COVID-19: OECD sees deepest peacetime slump in a century

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Street vendors sell products to customers beside a police cabin on the roadside in Beijing. The global economy will suffer the biggest peacetime downturn in a century before it emerges next year from a coronavirus-inflicted recession, the OECD said on Wednesday.
Image Credit: AFP

PARIS: The global economy will suffer the biggest peacetime downturn in a century before it emerges next year from a coronavirus-inflicted recession, the OECD said on Wednesday.

Updating its outlook, the Organisation for Economic Cooperation and Development (OECD) forecast the global economy would contract 6.0 per cent this year before bouncing back with 5.2 per cent growth in 2021 — providing the outbreak is kept under control.

However, the Paris-based policy forum said an equally possible scenario of a second wave of contagion this year could see the global economy contract 7.6 per cent before growing only 2.8 per cent next year.

“By the end of 2021, the loss of income exceeds that of any previous recession over the last 100 years outside wartime, with dire and long-lasting consequences for people, firms and governments,” OECD chief economist Laurence Boone wrote in an introduction to the refreshed outlook.

Policy response key to recovery

With crisis responses set to shape economic and social prospects for the coming decade, she urged governments not to shy away from debt-financed spending to support low-paid workers and investment.

“Ultra-accommodative monetary policies and higher public debt are necessary and will be accepted as long as economic activity and inflation are depressed, and unemployment is high,” Boone said.

As the threat of a second wave of contagion keeps uncertainty high, Boone said now was no time to fan the flames of trade tensions and governments should cooperate on a treatment and vaccine for the virus.

Global contraction

The U.S economy, the world’s biggest, is seen contracting 7.3 per cent this year before growing 4.1 per cent next year. In the event of a second outbreak, the US recession would reach 8.5 per cent this year and the economy would grow only 1.9 per cent in 2021, the OECD said.

Meanwhile, the euro area is heading for a downturn of 9.1 per cent this year followed by 6.5 per cent growth next year. But the recession could reach 11.5 per cent this year in the event of a second outbreak, followed by growth of 3.5 per cent in 2021.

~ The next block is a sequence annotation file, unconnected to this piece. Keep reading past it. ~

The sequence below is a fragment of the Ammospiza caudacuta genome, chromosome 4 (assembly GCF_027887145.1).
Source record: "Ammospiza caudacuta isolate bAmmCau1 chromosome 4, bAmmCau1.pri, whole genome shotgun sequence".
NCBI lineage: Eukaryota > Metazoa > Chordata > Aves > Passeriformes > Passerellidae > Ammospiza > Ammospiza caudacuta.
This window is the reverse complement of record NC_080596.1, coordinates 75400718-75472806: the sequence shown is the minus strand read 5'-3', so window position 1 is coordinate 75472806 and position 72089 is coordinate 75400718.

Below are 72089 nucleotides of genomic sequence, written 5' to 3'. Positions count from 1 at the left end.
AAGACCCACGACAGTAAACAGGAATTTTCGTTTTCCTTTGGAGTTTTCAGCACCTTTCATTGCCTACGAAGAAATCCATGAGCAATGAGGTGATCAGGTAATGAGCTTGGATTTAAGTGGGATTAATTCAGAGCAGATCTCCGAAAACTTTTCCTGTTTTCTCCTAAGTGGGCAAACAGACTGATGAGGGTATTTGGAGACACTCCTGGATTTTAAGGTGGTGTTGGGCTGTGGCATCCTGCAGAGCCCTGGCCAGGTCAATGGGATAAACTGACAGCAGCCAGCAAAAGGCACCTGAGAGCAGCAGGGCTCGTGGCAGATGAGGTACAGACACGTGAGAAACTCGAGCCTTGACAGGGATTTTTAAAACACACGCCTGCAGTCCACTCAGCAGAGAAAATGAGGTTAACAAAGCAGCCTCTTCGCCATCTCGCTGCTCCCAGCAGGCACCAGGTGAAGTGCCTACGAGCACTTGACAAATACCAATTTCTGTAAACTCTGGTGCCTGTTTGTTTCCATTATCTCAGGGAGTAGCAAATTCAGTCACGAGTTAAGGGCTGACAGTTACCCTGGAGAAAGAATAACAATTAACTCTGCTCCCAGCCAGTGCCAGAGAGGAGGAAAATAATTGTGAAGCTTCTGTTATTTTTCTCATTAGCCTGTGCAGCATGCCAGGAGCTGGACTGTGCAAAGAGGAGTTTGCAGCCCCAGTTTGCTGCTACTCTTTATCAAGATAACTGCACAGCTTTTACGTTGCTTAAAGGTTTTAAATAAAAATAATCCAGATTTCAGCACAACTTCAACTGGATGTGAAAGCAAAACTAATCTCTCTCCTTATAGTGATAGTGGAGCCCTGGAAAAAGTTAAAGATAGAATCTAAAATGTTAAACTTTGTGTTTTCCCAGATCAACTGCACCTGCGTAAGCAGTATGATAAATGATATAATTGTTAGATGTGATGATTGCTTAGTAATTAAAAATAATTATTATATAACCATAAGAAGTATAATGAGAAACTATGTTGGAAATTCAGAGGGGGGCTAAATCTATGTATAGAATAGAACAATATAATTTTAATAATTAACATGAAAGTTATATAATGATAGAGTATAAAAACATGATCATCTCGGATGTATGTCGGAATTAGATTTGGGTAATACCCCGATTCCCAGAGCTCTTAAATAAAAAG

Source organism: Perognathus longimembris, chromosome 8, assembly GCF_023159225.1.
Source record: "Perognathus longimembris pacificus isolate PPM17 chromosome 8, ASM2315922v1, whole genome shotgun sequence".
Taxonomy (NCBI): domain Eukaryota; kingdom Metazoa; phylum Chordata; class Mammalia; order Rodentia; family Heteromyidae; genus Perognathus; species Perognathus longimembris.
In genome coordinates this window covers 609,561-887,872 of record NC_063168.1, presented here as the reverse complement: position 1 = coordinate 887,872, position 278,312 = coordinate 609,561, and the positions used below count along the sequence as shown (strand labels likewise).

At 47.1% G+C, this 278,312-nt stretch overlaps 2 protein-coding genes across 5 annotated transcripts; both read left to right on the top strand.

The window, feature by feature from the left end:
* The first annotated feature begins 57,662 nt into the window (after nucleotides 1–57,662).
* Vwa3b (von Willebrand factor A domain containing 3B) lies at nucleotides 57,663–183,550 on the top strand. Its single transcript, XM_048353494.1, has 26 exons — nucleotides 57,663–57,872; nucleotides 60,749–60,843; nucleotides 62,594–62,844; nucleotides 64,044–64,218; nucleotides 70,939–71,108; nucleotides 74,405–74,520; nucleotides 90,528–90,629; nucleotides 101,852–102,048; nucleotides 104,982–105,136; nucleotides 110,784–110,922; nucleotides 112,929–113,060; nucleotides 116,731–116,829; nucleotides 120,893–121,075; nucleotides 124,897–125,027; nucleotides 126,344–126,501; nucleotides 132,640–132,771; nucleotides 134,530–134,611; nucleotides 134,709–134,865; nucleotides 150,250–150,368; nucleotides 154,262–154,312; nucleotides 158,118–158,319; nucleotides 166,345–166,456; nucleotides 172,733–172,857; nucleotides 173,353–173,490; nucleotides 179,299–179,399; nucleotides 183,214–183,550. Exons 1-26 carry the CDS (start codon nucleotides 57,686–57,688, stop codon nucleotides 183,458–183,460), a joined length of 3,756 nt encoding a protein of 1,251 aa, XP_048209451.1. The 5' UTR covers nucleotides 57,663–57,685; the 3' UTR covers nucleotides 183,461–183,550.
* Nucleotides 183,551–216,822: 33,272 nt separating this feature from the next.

Britain is expected to see the worst downturn among the countries covered by the OECD, with its economy forecast to contract 11.5 per cent this year before recovering 9.0 per cent next year. A second outbreak could trigger a slump of 14.0 per cent this year followed by a rebound of 5.0 per cent next year, the OECD said.

Stocks in Europe erased early gains along with US equity-index futures after the OECD report. The dollar held near a three-month low against a basket of peers.

The Stoxx Europe 600 index turned lower while S&P 500 futures reversed gains.

Earlier in Asia, benchmarks dipped in China and Japan. Hong Kong stocks fluctuated, while South Korea and Australia eked out modest gains. Treasury yields edged lower, and crude oil retreated.

There is more to the downtrun

The OECD’s assessment reminded investors that the economic hit from the pandemic is far from over, even after US employment numbers seemed to signal a recovery was under way in the world’s biggest economy. While the Fed is expected to keep its benchmark interest rate unchanged, investors will be looking for reassurance on the central bank’s willingness to keep providing extraordinary support for the economy. Policymakers may also comment on potentially targeting yields for some Treasury maturities.

“Markets have been cautious before the Fed meeting and technical indicators are stretched after the recent powerful rally,” strategists at Credit Agricole CIB led by Jean-Francois Paren said in a client note. “For now, it sounds like yield-curve control is the necessary condition for markets to further rally, but it may not be sufficient by itself as it also highlights the fragility of the system we are now living in.”

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